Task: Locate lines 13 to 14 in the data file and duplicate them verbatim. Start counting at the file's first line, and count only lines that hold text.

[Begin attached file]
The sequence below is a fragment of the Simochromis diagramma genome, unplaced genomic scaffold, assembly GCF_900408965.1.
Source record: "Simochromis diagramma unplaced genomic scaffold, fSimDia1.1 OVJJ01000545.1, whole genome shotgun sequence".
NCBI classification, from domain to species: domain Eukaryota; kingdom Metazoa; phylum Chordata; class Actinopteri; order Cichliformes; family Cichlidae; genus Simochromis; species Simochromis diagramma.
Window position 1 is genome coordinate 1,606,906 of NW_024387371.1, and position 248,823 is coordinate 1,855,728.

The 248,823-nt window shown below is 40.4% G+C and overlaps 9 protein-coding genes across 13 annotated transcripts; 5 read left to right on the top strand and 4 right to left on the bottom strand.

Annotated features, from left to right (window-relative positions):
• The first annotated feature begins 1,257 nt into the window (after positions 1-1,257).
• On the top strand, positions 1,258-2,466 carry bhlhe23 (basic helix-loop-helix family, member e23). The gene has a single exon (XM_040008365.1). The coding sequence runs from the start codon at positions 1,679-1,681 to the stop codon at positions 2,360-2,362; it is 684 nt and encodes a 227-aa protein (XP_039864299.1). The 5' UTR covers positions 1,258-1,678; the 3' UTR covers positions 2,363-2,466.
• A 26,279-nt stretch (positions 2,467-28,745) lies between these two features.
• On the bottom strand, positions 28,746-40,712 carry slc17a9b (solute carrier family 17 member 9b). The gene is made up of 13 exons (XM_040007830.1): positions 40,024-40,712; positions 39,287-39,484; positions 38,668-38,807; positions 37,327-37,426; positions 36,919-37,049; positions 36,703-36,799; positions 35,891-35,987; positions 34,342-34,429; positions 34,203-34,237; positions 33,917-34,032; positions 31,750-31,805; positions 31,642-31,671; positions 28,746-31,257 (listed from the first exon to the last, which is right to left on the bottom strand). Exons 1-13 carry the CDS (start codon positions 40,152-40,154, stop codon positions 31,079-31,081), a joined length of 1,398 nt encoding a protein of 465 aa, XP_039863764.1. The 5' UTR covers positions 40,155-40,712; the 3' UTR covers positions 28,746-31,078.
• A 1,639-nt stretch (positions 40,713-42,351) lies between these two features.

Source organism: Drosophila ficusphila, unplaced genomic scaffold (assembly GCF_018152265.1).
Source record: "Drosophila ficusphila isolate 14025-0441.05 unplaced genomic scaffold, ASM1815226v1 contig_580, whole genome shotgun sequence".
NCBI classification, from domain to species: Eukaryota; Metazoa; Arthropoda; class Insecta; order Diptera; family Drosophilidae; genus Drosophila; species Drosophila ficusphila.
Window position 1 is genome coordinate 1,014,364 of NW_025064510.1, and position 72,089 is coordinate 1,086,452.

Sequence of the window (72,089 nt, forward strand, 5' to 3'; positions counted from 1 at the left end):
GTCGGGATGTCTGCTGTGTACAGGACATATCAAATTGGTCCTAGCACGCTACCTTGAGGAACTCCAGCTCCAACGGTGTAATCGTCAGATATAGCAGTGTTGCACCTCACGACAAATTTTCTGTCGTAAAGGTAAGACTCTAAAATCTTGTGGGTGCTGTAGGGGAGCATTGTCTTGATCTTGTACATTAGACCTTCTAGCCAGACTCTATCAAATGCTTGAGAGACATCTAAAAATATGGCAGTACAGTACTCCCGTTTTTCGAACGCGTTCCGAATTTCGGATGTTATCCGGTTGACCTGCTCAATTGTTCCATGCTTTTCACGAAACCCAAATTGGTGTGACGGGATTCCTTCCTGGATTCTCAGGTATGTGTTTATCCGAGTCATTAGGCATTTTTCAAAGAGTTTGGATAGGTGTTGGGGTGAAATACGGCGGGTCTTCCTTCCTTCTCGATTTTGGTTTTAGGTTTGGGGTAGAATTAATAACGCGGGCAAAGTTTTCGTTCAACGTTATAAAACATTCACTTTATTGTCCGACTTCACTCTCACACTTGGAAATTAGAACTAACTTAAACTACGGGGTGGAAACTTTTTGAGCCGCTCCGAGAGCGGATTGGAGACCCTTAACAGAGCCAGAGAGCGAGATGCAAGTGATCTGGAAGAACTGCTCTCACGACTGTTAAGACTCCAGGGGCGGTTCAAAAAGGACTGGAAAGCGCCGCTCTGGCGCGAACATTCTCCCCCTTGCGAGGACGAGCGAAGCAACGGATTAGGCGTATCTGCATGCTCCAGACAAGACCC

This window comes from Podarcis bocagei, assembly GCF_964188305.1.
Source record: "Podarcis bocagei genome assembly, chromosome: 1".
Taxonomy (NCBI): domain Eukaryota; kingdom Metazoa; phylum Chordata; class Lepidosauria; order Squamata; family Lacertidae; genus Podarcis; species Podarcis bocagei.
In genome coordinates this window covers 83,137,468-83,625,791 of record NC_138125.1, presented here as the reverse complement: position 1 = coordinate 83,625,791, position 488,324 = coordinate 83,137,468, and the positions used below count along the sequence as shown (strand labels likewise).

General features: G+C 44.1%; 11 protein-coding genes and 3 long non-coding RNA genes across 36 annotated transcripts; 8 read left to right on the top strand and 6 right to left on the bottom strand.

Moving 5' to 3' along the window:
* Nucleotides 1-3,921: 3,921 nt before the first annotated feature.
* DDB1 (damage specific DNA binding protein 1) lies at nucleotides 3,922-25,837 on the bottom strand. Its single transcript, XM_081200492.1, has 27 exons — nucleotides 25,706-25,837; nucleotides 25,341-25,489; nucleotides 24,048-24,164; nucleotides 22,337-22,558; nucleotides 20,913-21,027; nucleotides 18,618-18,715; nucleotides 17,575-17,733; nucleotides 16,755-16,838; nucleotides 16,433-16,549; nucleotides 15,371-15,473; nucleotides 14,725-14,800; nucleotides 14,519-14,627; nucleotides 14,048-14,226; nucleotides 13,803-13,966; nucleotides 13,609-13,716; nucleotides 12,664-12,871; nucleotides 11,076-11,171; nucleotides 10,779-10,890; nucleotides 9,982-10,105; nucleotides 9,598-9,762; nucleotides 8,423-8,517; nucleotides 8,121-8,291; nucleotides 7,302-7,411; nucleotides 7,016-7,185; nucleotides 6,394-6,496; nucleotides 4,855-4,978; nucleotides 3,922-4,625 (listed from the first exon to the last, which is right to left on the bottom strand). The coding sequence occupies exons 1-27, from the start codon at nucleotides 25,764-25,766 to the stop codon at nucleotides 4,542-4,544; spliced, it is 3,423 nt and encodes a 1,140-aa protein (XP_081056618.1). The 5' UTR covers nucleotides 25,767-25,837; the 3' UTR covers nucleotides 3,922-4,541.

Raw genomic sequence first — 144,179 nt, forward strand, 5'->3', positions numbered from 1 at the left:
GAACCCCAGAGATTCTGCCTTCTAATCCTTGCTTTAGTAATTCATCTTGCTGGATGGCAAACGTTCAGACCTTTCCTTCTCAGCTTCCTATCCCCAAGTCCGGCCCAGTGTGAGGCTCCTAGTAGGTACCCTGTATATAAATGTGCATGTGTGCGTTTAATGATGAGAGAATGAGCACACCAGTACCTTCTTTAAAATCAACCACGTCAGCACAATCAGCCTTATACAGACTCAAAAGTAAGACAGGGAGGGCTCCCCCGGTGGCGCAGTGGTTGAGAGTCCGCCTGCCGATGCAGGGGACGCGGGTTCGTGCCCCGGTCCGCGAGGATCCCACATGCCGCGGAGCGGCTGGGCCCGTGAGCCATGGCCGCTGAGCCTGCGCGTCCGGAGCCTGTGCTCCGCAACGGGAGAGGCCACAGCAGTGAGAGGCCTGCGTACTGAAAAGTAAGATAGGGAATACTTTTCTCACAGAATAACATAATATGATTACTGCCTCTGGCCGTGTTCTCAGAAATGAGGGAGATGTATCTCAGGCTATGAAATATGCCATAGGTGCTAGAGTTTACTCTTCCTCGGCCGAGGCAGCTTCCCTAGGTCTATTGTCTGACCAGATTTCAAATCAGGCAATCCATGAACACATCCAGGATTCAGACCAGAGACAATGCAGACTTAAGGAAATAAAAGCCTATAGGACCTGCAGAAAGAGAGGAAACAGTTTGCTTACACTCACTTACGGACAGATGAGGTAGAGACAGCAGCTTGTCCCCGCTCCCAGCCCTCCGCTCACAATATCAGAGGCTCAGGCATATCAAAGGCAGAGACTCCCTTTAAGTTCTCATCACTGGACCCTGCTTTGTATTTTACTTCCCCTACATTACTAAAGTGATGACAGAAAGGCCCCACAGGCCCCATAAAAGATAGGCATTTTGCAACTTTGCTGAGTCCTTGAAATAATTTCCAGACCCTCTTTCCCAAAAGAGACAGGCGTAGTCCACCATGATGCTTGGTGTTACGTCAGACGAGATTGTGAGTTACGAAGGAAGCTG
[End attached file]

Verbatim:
Source record: "Drosophila ficusphila isolate 14025-0441.05 unplaced genomic scaffold, ASM1815226v1 contig_580, whole genome shotgun sequence".
NCBI classification, from domain to species: Eukaryota; Metazoa; Arthropoda; class Insecta; order Diptera; family Drosophilidae; genus Drosophila; species Drosophila ficusphila.